“If you don’t … start your studies to become a Bible translator, you’ll be disobedient to God. … God will take care of me.”
4. Will my children become resentful or suffer as a result?
When Kris and her husband first explored serving in Bible translation, they were worried about it adversely impacting their children. At the time, their Wycliffe recruiter encouraged them by sharing her own experience of raising kids overseas. So the couple cautiously moved forward.
“Now decades later, both we and our children can testify that serving God overseas in Bible translation was the best possible path for us,” Kris said.
Kris saw her children were enriched by learning multiple languages, interacting with other cultures, developing deep international friendships and being nurtured by a loving community.
“We grew especially close as a family as we faced hardships and saw God work,” Kris said. “Our children are not resentful. … They’re grateful for growing closer to the Lord [through] such an enriching childhood and youth.”
5. What about financial stability and partnership development?
Wycliffe missionaries build a team of prayer and financial partners who give generously to provide for all their financial needs. The process is called “partnership development,” and it not only enables a missionary to develop a critical relational support system, but also gives other people the opportunity to get involved in God’s global work.
But when Dan and his wife began building their team so they could serve as teachers in Peru, some of his closest friends questioned him. “Three different friends told me they didn’t believe in supporting missionaries and wanted us to get side jobs instead,” Dan said. “They ultimately cut [the friendship] off.”
Dan was taken aback: “I started to wonder if other people were getting offended and we should stop.” But later that summer, his in-laws sat down with him. “They pointed to Scripture, encouraged me and showed me how individuals and churches should support missionaries,” Dan said. “I didn’t need to be fearful anymore because it was a biblical model.”
Now Dan felt free to be bold: “We ended up getting our full [financial partnership] really fast!”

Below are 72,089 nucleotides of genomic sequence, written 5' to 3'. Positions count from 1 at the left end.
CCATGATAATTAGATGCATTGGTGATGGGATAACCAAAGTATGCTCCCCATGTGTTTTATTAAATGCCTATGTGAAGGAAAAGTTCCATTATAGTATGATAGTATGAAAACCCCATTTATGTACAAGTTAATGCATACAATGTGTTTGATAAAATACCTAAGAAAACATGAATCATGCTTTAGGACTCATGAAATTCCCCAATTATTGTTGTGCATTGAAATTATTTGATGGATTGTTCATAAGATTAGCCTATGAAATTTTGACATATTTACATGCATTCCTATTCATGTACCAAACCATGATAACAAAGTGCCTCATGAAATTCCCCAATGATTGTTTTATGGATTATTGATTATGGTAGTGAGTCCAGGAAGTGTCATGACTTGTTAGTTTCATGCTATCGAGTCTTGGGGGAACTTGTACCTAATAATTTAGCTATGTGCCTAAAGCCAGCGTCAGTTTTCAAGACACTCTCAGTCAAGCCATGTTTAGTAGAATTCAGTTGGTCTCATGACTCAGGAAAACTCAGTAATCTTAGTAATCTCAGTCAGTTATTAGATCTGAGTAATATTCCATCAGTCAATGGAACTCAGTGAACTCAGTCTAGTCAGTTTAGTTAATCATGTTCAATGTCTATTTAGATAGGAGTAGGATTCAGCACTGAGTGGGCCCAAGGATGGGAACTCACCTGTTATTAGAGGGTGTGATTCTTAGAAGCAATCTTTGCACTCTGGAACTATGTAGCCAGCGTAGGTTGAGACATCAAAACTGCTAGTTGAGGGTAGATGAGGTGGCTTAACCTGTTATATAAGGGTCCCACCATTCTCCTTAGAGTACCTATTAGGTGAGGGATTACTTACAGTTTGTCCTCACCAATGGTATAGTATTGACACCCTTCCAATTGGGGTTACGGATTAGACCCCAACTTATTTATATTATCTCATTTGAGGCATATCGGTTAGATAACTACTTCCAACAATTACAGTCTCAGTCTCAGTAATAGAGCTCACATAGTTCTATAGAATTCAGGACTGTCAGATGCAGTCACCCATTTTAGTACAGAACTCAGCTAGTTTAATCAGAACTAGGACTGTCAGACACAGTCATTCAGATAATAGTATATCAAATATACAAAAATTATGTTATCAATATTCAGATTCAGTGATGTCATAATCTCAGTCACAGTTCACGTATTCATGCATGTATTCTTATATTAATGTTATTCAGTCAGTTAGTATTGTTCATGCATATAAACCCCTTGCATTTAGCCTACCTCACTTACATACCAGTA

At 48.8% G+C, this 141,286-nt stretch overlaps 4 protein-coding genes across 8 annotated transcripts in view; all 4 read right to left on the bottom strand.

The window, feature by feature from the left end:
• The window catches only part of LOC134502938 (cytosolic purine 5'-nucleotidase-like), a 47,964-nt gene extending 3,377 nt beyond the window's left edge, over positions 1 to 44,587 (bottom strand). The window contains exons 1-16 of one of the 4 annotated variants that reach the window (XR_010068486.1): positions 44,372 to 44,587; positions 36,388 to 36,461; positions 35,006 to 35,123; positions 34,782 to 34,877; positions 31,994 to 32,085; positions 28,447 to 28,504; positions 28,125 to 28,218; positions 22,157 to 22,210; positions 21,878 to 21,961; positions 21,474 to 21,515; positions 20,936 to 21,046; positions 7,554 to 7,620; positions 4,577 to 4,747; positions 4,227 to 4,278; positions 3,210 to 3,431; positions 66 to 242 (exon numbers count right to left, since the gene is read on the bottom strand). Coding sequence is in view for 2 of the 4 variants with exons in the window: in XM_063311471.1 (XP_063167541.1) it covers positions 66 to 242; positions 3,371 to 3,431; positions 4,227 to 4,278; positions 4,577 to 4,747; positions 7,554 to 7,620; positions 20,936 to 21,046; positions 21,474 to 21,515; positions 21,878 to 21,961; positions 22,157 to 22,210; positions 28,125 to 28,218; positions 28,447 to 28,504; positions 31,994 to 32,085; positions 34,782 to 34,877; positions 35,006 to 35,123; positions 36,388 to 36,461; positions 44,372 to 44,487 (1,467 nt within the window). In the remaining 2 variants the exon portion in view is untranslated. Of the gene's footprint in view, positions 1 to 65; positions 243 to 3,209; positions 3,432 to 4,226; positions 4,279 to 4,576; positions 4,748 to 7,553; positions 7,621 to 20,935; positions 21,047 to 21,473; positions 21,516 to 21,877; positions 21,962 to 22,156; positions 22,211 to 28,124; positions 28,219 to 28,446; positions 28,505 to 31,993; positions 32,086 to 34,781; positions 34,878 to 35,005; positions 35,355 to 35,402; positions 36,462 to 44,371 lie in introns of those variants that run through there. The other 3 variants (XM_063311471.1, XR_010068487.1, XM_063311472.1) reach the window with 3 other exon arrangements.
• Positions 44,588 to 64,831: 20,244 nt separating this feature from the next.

6. What if I get sick or hurt?
When Wendy first went overseas with Wycliffe, she never imagined she might get sick. “I thought ... that if I just [had] faith and trusted in God, since this is his work, he was just going to protect us all,” she admitted. But after years serving in a translation project, Wendy got sick with chronic fatigue; she and her family had to change roles.
“I had to learn to give up my desire of what I thought God had planned for my life,” Wendy said. “I had to trust him in the dark days when I was sick. And then I saw how he showed up.”
As she looks back, Wendy can see how her illness not only deepened her faith but how it also sent Wendy and her husband on to other positions in Bible translation they never would have even tried. And she and her husband ultimately thrived in those positions!
“It’s inevitable that we all get sick,” Wendy reflected. “We have to trust that God wants our highest good. ... He has purposes we can't even see.”
Coming Alongside You
Whether you’ve experienced these exact concerns or others, Wycliffe recruiters like Sam, Chuck, Ed, Kris, Dan, and Wendy are eager to listen to you, encourage you and come alongside you in your journey. After all, they’ve been where you are!
Tim Scanlon, the associate director of recruiting, agreed. “If you’re afraid or have concerns or questions, you’re normal,” he said. “But there are Wycliffe mentors ready to help you. … Many people have gone before you. It’s going to require faith to step out and do something. … But if it’s God’s plan for your life, you couldn’t do anything better!”